Focus on... Dr. Charles Berde
By Daria Charlesworth
Easy to engage and personable, Dr.
Charles Berde doesn't look like the world's preeminent authority
on pediatric RSD. One can imagine him swapping knock-knock
jokes with his pint-sized patients, aware that such developmentally
appropriate silliness is a good indication of adequate pain
control. Dr. Berde, staff anesthesiologist Navil Sethna,
and psychologist Bruce Masek started the first multidisciplinary
pain clinic for children at Boston Children's Hospital in
1986. Today it is a major center for RSD treatment of children,
as well as for treatment of many other chronic pain problems.
The clinic has treated over 600 children
with RSD since 1986, both inpatient and outpatient. How have
they done, over the long term? "My guess is the majority
are doing well," says Dr. Berde. "But we don't know
for sure, because we haven't done a study."
He hopes that the clinic can follow
up with these 600 former patients over the next few years."
This study is ready, but we still need to fund it. Research
funding for RSD is a tough go."
Nonetheless, the Boston clinic has
done many studies on treatment modalities for RSD. Dr. Berde
presented two at the International Update Conference in Tampa:
the first demonstrating that a program of physical therapy
and cognitive behavioral therapy was effective in decreasing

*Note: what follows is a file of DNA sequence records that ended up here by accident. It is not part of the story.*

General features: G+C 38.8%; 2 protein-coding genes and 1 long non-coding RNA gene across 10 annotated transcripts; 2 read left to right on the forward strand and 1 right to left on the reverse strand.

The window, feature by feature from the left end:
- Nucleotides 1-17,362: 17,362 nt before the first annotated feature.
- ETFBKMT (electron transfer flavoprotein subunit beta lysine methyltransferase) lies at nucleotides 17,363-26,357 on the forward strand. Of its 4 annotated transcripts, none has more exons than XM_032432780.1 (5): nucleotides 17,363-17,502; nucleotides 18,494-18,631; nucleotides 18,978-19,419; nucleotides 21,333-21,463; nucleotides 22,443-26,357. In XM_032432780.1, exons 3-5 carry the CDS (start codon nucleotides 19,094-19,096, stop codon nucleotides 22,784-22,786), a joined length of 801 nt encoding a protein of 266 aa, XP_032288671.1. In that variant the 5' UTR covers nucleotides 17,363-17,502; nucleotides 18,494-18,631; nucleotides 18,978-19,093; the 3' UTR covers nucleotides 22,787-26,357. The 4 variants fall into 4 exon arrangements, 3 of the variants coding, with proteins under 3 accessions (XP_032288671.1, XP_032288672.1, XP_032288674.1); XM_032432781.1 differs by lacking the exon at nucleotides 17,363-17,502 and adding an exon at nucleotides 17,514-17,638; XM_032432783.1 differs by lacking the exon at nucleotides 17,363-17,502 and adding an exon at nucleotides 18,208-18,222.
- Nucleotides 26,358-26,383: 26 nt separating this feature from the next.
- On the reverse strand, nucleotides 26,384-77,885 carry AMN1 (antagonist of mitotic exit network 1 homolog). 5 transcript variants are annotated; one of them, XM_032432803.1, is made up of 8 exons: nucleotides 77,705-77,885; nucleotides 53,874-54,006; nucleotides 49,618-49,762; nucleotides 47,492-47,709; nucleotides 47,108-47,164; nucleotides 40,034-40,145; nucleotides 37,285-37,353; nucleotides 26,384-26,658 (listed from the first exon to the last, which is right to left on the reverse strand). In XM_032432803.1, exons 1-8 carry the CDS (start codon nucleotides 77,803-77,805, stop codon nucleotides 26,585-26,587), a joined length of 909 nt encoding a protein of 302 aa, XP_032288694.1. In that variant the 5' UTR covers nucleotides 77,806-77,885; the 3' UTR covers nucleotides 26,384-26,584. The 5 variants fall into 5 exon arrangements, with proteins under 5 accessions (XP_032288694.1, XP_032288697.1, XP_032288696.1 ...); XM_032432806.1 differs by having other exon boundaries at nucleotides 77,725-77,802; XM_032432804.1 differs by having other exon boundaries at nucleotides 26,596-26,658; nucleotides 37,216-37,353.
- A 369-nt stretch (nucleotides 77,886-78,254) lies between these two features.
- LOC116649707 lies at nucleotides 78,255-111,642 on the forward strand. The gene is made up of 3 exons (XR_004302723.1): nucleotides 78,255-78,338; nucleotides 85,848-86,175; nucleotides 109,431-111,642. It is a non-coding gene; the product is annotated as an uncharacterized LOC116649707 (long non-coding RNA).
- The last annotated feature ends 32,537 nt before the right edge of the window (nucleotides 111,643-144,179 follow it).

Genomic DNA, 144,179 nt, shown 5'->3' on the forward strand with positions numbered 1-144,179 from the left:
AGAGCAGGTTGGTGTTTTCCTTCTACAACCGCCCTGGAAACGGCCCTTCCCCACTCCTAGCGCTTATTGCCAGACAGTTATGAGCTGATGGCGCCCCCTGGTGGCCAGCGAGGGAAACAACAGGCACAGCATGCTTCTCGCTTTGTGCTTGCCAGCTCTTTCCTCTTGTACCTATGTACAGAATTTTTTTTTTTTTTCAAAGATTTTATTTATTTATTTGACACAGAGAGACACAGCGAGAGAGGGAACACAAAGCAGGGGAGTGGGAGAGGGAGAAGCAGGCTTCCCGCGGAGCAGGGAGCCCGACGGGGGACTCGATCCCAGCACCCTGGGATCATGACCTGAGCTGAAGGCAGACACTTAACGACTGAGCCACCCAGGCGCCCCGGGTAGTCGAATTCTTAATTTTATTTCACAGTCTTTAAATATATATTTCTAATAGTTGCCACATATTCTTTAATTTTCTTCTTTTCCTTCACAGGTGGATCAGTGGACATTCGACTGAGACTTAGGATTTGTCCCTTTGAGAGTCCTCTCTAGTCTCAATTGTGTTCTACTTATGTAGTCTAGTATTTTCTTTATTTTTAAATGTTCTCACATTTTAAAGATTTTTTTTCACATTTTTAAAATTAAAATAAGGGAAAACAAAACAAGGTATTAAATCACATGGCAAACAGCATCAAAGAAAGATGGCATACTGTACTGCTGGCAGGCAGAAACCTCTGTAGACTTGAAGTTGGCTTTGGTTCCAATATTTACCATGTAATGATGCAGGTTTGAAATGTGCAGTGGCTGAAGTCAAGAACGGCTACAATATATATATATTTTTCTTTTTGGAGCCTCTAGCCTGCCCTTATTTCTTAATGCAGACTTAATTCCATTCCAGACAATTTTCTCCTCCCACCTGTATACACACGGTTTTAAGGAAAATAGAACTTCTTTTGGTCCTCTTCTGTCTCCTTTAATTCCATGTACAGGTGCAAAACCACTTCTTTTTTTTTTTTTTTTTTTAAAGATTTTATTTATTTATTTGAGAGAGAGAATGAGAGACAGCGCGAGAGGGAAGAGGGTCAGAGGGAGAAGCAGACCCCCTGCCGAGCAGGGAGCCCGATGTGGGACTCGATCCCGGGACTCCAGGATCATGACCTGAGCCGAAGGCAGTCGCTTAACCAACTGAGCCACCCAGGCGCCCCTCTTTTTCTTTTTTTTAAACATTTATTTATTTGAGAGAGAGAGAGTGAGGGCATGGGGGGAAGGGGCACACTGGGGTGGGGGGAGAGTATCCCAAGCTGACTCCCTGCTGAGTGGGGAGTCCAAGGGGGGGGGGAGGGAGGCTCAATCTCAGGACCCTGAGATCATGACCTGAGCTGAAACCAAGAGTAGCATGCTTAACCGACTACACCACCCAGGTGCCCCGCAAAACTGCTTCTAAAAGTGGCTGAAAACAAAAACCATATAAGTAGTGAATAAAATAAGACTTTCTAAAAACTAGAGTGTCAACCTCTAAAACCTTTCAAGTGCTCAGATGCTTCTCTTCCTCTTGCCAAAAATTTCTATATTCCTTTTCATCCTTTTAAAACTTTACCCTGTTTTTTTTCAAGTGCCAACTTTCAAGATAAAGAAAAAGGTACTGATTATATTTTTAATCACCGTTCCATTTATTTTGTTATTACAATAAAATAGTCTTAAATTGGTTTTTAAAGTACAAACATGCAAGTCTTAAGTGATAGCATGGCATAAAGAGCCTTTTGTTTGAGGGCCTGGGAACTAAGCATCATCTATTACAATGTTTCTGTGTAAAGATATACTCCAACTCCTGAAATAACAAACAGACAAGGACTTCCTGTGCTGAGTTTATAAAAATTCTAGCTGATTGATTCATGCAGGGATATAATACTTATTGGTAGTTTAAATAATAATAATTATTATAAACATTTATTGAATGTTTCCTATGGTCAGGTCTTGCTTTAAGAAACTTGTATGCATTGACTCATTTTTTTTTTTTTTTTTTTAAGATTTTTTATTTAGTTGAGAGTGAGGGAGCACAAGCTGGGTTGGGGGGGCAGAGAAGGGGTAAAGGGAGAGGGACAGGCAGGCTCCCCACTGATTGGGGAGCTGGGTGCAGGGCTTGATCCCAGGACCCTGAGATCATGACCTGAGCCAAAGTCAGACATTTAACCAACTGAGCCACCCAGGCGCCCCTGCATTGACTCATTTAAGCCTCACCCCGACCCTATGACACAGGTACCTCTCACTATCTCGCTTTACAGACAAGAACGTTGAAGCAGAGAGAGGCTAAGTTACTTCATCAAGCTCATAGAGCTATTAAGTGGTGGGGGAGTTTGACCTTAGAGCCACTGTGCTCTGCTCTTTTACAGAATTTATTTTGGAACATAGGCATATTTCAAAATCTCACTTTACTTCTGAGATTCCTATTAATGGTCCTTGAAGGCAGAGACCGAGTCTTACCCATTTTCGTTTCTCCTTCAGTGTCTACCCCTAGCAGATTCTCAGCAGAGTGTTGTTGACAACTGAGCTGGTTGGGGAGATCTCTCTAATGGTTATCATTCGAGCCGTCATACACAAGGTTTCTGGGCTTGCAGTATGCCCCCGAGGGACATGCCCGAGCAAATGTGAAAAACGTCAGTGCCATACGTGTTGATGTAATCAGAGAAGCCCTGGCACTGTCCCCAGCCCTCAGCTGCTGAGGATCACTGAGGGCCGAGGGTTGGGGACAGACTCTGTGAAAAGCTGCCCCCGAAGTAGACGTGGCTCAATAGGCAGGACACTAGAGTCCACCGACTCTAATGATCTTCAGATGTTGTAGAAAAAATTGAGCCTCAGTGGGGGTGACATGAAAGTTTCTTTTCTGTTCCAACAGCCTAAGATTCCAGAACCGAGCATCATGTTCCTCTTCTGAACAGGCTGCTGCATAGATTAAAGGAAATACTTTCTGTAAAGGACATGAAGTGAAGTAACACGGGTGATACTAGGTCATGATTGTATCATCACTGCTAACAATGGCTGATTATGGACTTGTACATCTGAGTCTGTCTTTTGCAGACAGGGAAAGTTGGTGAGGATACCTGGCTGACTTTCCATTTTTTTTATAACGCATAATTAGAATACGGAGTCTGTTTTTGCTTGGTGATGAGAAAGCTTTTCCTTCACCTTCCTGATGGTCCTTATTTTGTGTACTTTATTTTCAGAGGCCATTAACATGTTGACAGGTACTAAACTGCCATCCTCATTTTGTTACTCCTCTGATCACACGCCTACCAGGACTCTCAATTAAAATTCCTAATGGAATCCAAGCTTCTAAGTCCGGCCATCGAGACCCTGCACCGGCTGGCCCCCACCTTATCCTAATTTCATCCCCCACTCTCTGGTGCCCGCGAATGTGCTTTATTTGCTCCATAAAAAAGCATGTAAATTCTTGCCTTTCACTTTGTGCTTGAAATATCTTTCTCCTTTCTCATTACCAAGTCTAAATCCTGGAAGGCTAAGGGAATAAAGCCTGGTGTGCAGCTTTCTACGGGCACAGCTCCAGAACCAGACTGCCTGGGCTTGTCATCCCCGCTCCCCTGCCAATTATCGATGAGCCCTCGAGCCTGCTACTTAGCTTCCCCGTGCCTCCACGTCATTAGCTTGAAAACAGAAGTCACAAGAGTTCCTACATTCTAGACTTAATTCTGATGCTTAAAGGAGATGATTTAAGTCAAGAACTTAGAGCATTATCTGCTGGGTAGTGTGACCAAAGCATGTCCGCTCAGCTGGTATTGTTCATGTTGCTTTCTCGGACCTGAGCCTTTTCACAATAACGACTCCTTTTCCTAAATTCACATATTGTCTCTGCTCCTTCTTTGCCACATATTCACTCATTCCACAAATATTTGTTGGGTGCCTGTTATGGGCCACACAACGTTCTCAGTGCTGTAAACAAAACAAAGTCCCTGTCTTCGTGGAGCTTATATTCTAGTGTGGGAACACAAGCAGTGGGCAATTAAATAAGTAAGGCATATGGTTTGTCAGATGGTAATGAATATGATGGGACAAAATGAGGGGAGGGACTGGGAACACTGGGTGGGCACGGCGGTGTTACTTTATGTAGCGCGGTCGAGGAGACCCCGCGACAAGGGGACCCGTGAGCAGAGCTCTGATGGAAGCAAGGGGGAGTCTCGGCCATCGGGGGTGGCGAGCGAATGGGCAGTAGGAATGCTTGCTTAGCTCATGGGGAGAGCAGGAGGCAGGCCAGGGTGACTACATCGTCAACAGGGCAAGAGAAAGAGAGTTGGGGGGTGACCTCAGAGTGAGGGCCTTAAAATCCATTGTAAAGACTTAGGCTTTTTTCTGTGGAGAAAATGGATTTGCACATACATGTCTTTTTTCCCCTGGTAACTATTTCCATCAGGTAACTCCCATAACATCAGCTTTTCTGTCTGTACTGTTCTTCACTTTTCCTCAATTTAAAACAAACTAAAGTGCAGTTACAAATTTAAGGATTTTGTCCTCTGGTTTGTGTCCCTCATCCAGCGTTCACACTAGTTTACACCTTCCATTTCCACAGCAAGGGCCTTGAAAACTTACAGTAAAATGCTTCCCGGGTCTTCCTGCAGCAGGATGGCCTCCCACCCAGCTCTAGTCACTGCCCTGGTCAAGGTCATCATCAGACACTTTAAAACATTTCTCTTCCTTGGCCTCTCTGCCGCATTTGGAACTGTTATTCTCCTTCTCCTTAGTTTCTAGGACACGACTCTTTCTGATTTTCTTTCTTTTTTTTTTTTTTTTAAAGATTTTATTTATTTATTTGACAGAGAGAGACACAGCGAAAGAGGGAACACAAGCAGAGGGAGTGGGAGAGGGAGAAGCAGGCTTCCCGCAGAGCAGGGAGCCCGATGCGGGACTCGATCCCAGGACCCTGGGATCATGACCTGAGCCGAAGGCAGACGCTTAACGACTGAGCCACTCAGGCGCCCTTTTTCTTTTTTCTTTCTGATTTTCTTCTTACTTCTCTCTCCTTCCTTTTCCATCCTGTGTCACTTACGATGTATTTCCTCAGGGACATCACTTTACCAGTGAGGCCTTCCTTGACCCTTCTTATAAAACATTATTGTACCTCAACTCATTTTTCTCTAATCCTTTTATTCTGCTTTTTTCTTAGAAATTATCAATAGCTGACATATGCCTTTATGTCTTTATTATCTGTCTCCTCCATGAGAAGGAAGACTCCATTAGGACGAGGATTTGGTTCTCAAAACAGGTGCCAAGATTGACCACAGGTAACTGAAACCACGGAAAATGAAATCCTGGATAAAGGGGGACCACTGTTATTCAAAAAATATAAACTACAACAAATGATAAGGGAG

pain, increasing functioning, and increasing ability to walk
in two randomized groups of children with RSD of the lower
extremity, and the second showing that sympathetic blockade
improved pain and functioning in most children. Berde is dedicated
to studying RSD according to rigorous scientific protocols,
because scientific study and published results give credence
to what physicians have observed and to what patients have
experienced. Yet he is very aware of the ethical limitations
in creating a double-blinded placebo study using children
in pain. "The studies are difficult to design, but we
have had success while being aware of each child's needs."
The importance of a multidisciplinary
approach in the treatment of pediatric RSD is stressed by
Dr. Berde. The anesthesiologist, neurologist, psychologist,
physical therapist, occupational therapist, and child life
specialist are all- important members of the team. Many modalities
may be used for treatment, including medication, sympathetic
blockade, physical movement therapies, cognitive behavioral
therapies (including biofeedback), and sometimes sympathectomy
or spinal cord stimulators or pumps. Dr. Berde stresses the
importance of physical movement and weight-bearing, not only
to keep the limb from atrophy, but because he believes exercise
helps to quiet the small nerve fibers on a molecular level.
And what does he see in the future?
"I think we have every reason to be hopeful. Right now
we can treat the majority of kids successfully, and we will
get better at treating those kids whose treatment is not so
successful. Funding for research is the keyright now
we have four multidisciplinary children's hospitals on board
for clinical trials, the protocols are all set, and we have
applied for funding. Hopefully we will be able to follow through
with multicenter studies that show us what does and does not
work for RSD in kids."